There have been various revivals of interest in folk music with the advent of the tape rercoder , cine and video and the general popular youth interest in folk music in the 1960s and 70s. The members of the performing group Muszikás were among them, and went out into the villages of Hungary to learn the instrumental techniques. 'We found ourselves fascinated by the beauty and richness of folk art - and this experience changed our lives'. With the growth of the Dance House Movement Muszikás found themselves being invited to play around the world. Their singer, Márta Sebestyén, has recently become more widely known after her appearance on the soundtrack of The English Patient and Deep Forest's Boheme. Having performed at a Bartók festival in New York, where Bartók's music was well known but the folk music was a new encounter, Muszikás decided to make this record.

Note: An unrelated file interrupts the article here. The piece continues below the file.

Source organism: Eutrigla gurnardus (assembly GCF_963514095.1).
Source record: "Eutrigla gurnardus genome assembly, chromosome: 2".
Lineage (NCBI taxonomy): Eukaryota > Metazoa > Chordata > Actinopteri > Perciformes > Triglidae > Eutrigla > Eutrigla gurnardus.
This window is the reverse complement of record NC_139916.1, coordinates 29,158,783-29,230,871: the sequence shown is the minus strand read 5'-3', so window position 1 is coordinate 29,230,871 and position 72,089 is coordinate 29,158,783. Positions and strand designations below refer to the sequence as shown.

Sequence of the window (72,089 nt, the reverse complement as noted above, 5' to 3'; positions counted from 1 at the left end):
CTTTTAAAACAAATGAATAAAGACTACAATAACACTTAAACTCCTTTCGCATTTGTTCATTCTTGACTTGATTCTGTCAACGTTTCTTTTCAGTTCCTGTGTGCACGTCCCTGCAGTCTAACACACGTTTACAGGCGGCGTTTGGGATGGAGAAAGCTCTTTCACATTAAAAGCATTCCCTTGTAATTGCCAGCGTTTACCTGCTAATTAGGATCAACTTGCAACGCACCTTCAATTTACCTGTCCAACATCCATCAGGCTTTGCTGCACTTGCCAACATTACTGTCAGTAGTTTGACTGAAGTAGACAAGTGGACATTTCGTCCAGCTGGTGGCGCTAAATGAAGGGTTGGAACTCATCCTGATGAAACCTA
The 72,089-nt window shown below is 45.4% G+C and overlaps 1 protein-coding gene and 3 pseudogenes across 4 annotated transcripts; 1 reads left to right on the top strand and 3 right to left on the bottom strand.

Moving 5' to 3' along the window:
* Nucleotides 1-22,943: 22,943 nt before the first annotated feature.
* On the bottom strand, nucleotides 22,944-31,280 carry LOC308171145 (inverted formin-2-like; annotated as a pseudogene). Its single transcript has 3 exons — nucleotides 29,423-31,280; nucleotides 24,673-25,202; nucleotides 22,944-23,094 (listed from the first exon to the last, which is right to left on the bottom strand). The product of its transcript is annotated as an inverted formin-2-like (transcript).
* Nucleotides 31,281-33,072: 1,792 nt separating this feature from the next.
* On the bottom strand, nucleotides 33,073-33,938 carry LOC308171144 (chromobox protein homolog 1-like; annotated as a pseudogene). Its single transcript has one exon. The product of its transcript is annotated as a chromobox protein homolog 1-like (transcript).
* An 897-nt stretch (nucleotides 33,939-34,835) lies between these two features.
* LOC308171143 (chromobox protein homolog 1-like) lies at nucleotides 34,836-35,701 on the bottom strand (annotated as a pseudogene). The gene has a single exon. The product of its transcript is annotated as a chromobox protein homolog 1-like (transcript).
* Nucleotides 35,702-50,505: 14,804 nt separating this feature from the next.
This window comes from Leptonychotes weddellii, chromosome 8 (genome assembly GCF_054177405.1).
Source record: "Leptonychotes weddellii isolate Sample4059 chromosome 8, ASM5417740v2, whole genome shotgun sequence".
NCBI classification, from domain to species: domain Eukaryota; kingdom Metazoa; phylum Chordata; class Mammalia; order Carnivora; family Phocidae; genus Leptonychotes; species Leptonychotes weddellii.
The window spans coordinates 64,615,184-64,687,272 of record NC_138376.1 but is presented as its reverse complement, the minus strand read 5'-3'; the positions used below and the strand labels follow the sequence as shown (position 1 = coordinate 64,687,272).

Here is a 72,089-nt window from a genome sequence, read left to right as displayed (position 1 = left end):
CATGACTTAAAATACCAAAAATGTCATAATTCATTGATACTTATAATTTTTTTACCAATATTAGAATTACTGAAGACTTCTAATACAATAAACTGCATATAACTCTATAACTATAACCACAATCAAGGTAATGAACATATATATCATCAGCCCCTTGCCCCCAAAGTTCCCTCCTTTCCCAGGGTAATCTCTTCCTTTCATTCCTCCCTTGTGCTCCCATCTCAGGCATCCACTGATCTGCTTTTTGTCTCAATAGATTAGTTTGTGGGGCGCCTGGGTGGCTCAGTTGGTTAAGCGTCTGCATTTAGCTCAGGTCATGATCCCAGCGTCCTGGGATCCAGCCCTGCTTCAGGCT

On this disc we have three things: some of the original field recordings made by Bartók, reinterpretations of these by Muszikás retaining the folk presentation and finally examples of Bartók's own music that incorporated the folk tunes he collected. This is a great idea and it works very well.

The disc opens with a whirling csárdás of increasing speed - Dunántúli friss csáardások (Transdanubian fast csárdás) . Muszikás learned this from a band in Bogyisla and it contains four melodies which Bartók would have known well, the last of which he incorporated into his Hungarian Peasant songs for Piano op 20. This gets the disc off to a wonderful, rustic start.